Where: Math 3206

Speaker: Agnieszka Swierczewska-Gwiazda (Institute of Applied Mathematics and Mechanics, University of Warsaw (joint KI-Net PDE-Applied Math seminar)) -

Abstract: The talk will concern the issue of existence of weak solutions to the Euler equations with pairwise attractive or repulsive interaction forces and non-local alignment forces in velocity appearing in collective behavior patterns.

We consider several modifications of the Euler system of fluid dynamics including its pressureless variant driven by non-local interaction repulsive-attractive and alignment forces in the space dimension $N=2,3$. These models arise in the study of self-organisation in collective behavior modeling of animals and crowds.

We adapt the method of convex integration, adapted to the incompressible Euler system by De Lellis and Szekelyhidi, to show the existence of infinitely many global-in-time weak solutions for any bounded initial data. Then we consider the class of dissipative solutions satisfying, in addition, the associated global energy balance (inequality).

The discussed result is in a certain sense negative result concerning stability of particular solutions. It turns out that the solutions must be sought in a stronger class than that of weak and/or dissipative solutions. We essentially show that there are infinitely many weak solutions for any initial data and that there is a vast class of velocity fields that gives rise to infinitely many admissible (dissipative) weak solutions. We may therefore infer that the class of weak solutions is not convenient for analysing certain qualitative properties such as stability and formation of the flock patterns. However, we also show that the strong solutions are robust in a larger class of all admissible (dissipative) weak solutions leading to the possibility of establishing certain stability results of flock solutions. We establish a weak-strong uniqueness principle for the pressure driven Euler system with non-local interaction terms as well as for the pressureless system with Newtonian interaction.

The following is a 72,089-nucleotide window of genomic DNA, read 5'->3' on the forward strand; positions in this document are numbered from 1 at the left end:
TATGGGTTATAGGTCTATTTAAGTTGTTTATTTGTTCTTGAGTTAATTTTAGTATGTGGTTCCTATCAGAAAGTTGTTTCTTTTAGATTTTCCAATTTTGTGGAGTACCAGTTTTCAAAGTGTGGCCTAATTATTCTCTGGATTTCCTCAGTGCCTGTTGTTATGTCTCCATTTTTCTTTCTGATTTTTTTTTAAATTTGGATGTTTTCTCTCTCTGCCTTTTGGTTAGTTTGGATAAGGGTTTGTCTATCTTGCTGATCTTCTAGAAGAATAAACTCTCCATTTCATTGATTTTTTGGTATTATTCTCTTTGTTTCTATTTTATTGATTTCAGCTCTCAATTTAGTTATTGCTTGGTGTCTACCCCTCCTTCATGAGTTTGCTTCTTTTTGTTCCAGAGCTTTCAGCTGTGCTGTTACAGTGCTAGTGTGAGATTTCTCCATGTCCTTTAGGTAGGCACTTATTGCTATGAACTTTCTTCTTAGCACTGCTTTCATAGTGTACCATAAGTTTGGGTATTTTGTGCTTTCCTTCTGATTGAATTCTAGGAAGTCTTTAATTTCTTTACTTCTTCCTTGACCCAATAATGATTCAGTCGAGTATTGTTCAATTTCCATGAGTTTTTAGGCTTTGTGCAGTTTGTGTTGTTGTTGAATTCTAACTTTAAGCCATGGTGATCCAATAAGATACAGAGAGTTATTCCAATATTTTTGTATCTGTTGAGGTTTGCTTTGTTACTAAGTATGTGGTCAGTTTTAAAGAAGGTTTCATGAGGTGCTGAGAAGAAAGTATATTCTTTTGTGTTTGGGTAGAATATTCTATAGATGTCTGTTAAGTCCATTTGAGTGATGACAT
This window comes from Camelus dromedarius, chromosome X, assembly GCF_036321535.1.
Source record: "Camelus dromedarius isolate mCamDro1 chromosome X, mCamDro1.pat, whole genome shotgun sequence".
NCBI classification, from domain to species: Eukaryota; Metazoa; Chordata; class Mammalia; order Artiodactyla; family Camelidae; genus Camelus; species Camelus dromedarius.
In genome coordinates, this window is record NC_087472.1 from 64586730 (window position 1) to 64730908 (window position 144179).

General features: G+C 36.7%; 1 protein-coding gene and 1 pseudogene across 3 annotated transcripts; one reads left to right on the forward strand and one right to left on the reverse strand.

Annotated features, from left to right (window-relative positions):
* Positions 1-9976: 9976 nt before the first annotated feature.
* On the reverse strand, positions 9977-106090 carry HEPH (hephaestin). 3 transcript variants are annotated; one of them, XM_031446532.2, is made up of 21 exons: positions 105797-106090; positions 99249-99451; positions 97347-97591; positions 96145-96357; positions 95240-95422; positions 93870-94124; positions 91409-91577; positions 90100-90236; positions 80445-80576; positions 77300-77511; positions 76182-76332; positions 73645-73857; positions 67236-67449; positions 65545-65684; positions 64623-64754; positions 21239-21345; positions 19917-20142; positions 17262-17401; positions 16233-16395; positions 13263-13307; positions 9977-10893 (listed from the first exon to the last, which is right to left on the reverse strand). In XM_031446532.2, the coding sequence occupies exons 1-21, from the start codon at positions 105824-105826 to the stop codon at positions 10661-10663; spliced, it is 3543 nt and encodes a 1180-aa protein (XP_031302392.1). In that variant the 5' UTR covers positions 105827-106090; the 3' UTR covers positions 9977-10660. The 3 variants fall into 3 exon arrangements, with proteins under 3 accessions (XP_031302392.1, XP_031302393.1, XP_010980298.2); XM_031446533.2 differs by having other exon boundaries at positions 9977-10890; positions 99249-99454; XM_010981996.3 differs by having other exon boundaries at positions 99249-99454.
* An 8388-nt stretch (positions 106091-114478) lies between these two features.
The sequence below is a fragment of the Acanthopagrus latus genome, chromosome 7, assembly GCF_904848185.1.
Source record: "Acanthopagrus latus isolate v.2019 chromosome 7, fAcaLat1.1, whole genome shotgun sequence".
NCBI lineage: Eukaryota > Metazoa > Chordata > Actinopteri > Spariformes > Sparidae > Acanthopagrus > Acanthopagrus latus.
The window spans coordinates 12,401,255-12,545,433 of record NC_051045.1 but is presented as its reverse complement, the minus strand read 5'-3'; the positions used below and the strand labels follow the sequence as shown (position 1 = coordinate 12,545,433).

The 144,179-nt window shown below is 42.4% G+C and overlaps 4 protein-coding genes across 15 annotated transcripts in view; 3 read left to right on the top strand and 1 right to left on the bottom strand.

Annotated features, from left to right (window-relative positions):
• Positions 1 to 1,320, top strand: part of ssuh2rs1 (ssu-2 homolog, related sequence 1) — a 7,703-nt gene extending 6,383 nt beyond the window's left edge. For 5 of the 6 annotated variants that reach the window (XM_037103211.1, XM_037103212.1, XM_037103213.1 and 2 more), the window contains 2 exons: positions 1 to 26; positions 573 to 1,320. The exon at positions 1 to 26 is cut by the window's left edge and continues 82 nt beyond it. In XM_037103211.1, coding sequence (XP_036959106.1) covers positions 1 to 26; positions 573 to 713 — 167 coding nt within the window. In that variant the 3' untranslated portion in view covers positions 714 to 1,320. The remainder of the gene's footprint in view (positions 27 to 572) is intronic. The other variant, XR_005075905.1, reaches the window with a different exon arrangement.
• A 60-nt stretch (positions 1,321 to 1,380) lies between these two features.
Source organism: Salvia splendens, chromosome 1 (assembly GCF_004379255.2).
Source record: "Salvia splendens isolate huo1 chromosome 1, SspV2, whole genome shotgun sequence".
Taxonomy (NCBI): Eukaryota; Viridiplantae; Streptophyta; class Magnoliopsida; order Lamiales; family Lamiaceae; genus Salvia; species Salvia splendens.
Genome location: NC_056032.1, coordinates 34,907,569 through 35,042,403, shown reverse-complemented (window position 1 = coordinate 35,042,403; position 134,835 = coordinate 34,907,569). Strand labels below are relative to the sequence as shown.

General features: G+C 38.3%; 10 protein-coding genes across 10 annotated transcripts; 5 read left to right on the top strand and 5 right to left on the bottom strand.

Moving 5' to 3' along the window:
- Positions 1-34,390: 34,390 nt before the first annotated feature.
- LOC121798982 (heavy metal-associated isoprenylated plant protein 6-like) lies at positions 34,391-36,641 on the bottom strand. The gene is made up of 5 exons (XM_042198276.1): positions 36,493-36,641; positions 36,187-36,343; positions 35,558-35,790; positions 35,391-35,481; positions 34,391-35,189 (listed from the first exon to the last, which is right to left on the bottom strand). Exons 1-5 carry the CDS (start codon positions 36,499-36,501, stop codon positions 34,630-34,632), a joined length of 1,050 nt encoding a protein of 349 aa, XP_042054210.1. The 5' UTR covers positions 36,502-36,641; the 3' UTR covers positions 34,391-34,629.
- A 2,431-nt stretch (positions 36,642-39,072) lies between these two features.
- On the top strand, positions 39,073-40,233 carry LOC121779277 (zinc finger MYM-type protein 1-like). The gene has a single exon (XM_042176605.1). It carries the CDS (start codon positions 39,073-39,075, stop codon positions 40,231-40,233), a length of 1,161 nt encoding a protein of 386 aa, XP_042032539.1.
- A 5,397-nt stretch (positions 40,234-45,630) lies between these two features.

The talk is based on the following result: J. A. Carrillo, E. Feireisl, P. Gwiazda, and A. \'Swierczewska-Gwiazda. Weak solutions for Euler systems with non-local interactions, arXiv:1512.03116

Where: Math 3206

Speaker: Aziz Lecture: Prof. Irene Fonseca (Department of Mathematical Science, Carnegie Mellon University) - http://www.math.cmu.edu/math/faculty/Fonseca

Abstract: The formation and assembly patterns of quantum dots have a significant impact on the optoelectronic properties of semiconductors. We will address short time existence for a surface diffusion evolution equation with curvature regularization in the context of epitaxially strained three-dimensional films. Further, the nucleation of misfit dislocations will be analyzed. This is joint work with Nicola Fusco, Giovanni Leoni and Massimiliano Morini.

Where: Math 3206

Speaker: Prof. Irene Fonseca (Department of Mathematical Science, Carnegie Mellon University) - http://www.math.cmu.edu/math/faculty/Fonseca

Abstract: A homogenization result for a family of integral energies is presented, where the fields are subjected to periodic first order oscillating differential constraints in divergence form. We will give an example that illustrates that, in general, when the operators differential operators have non constant coefficients then the homogenized functional maybe be nonlocal, even when the energy density is convex. This is joint work with Elisa Davoli, and is based on the theory of A-quasiconvexity with variable coefficients and on two-scale convergence techniques.